Shaking the Vending Machine: Becoming a Trusted Advisor
Once upon a time, I was sure I’d grow up to work in a vending machine. (That’s right; I thought there were people inside.) I loved the idea of translating keypad codes into icy beverages and crackling bags of snacks.
For L&D professionals, the idea of taking orders doesn’t feel quite so magical. We’re supposed to be trusted advisors, but too often, we find ourselves developing learning reactively, under pressure of product launches, quarterly compliance requirements, and other crunches. How can we reset when we get stuck in this cycle? How can we become a trusted advisor again?
Start by considering the following questions:
What am I ultimately selling?
Is it a product, such as an app or platform? Or is it intangible, such as consulting services or recommendations?
If what you’re selling is your expertise, you have the luxury—and the challenge—of being a comparison shopper. You can use your knowledge of your client’s business to make agnostic recommendations independent of a single brand or platform. You have the liberty to recommend an ecosystem of tools and approaches, and the responsibility to weigh the potential drawbacks of each.
If you’re selling a product, your incentive is to recruit licensees and add users. That’s an honest motivation, too! There’s nothing wrong with having something to sell—and selling it to the right people, for the right use case. Your value lies in asking the questions to determine how your product can help deliver results that matter to the client. Your ability to be frank when it’s not a good fit will earn you credibility: Think of yourself as a matchmaker, not a vendor.
Once you’ve made a good match, ask yourself:
Am I selling a panacea?
The correct answer is always no. There are a lot of interesting tools, but too many are labeled “AI-enabled” or “LX platform” based upon a couple of tenuous characteristics. Too many vendors, ingenuously or otherwise, overstate the ranges and use cases of their solutions. To use a cliché, there are a lot of hammer purveyors trying to convince prospects that their problems are nails.
It’s exciting to discover ways your product or expertise intersects with client needs and interests. But even the most expertly designed learning path or tool with the most exquisite UI isn’t for everyone and everything. Overpromising may win the contract in the short term, but it sets us up for failure down the line when business results don’t follow.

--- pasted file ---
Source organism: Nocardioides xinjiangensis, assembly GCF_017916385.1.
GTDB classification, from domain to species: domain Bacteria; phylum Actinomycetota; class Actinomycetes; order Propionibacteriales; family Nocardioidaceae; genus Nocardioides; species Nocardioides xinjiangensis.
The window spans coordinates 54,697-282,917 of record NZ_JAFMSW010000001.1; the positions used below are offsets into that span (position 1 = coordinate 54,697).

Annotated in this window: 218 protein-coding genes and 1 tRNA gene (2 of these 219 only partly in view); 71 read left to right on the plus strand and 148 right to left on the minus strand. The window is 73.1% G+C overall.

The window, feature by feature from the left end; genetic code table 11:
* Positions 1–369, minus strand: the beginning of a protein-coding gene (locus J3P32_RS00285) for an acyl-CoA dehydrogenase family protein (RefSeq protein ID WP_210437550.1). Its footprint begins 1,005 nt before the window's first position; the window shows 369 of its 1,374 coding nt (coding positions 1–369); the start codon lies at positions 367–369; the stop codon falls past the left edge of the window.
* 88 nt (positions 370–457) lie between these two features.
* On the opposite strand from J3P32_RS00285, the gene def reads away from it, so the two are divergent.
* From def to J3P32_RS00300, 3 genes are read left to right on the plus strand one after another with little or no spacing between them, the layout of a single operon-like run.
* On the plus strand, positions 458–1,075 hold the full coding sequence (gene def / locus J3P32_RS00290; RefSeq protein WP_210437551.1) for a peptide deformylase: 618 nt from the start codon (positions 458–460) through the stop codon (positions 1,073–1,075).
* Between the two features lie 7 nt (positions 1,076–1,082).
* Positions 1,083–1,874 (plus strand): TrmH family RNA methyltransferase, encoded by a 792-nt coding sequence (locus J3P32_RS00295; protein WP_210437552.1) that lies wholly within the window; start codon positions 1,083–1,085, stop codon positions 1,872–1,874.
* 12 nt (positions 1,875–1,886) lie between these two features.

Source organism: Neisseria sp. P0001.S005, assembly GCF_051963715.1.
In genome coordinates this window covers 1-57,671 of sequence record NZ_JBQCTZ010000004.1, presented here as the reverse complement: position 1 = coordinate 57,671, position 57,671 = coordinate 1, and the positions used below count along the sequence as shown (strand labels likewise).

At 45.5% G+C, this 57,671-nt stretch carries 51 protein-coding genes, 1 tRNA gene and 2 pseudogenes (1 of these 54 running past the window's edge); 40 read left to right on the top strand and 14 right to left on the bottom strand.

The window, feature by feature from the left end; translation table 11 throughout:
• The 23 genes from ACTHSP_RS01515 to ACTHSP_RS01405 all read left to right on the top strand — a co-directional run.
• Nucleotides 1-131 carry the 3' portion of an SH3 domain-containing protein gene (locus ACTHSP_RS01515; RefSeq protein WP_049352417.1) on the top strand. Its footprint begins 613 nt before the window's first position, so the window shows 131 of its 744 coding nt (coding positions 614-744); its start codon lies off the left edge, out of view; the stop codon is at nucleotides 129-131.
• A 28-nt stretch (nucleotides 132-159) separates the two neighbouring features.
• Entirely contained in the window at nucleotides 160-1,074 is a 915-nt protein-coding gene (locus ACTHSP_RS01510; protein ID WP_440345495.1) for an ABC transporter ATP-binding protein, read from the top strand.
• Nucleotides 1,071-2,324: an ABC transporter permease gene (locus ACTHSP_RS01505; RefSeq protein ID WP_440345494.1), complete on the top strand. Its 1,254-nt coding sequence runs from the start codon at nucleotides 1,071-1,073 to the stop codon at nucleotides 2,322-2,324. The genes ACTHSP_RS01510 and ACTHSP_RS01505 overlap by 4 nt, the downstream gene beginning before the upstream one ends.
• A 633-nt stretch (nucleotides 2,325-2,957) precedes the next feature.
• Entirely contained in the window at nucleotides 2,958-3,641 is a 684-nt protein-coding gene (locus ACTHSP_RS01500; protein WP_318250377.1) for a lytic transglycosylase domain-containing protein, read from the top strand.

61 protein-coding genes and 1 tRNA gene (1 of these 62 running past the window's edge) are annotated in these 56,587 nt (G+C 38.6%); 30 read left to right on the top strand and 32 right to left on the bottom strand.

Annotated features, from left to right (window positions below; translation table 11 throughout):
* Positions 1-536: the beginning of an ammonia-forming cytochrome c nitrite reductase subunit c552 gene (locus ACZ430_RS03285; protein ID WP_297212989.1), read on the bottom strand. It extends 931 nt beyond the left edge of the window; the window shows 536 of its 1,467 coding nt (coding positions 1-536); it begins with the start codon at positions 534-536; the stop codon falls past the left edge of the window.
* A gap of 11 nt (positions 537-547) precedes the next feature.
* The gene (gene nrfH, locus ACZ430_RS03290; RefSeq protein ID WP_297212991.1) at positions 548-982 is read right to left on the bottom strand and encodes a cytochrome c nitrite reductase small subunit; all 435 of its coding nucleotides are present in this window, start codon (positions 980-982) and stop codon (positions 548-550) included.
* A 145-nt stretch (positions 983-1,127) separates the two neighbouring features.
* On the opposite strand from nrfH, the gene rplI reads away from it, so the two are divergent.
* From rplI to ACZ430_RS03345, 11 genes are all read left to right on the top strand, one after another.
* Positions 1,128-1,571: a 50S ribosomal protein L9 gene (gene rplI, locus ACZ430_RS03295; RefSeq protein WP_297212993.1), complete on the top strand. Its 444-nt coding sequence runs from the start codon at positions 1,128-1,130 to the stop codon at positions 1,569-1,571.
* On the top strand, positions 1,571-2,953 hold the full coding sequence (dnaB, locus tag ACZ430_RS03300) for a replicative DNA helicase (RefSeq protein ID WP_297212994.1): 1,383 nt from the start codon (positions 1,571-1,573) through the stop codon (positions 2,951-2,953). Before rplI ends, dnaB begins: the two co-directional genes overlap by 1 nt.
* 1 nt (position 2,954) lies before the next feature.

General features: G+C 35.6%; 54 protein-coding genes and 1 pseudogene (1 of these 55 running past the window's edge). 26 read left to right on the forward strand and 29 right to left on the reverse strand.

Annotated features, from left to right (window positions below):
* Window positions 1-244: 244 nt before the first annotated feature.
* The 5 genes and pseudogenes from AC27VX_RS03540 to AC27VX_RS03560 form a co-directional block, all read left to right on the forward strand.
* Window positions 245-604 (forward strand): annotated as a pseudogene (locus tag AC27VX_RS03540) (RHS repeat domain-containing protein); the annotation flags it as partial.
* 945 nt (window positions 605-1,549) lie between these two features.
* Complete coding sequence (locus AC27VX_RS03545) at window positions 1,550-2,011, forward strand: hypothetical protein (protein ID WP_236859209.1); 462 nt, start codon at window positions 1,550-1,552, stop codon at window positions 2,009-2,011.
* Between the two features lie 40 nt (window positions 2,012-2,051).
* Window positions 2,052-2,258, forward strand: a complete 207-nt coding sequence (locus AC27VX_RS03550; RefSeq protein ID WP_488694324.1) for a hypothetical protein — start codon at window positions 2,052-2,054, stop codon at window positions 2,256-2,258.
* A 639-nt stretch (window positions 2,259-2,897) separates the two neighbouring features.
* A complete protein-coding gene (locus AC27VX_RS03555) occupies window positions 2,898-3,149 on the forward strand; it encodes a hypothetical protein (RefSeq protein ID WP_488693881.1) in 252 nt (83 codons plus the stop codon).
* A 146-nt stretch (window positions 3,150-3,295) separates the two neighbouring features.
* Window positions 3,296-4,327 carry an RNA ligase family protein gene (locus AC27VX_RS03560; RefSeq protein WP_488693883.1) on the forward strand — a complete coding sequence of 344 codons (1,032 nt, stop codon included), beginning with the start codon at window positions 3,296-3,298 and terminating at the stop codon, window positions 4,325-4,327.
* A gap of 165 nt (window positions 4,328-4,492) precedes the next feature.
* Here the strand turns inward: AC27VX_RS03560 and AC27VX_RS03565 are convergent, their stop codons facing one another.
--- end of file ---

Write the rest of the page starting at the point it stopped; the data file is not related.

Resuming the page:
If there’s a certain segment or client you haven’t been able to sell but would like to pursue, change the conversation to a fact-finding one rather than a sales pitch. You might uncover some user needs that will inspire an entirely new tool or approach.
After your reality check is complete, ask:
How can I simplify my recommendations?
Rather than starting with the shiniest object and designing your program around it, find the simplest way to offer learners the learning content. Some of the most profound learning takes place in settings with nearly zero technology. For example, observing a high-performing peer is one of the most effective onboarding practices—and the only resource it requires is another person.
That’s not to say that high-tech solutions are never called for. But balance the rosy vision of the problems solved by the technology with a thorough exploration of the new problems it might create. A client who wishes to bring the benefits of peer coaching to a geographically disparate team might want to use a video-coaching platform. Though the platform remedies the distance problem, it exponentially increases file-storage needs—and, potentially, personnel hours—to ensure that learners receive prompt feedback and responses. That’s not to say that you should necessarily advise against the platform; it may well be worth the investment. But ensure that it’s the simplest solution before advocating for it.
As you develop your recommendations, think about learners’ work environments and how to reach them there. If you can’t visualize the learners or their spaces, ask the client for permission to interview some of their learners. These interviews don’t need to become a full-fledged design-thinking initiative—unless your client is open to it—but listening to learners talk about their needs, in their own spaces, is incredibly powerful, and helps you along the way to becoming a trusted advisor again.
Above all, begin with the minimally invasive. Learning and performance support solutions shouldn’t require lots of different apps to be downloaded and systems to be logged into. It’s healthier for learners to select from a simple menu of staples than load up on isolated single servings. A very real part of our value as professionals lies in steering our clients away from shiny objects—and empty calories.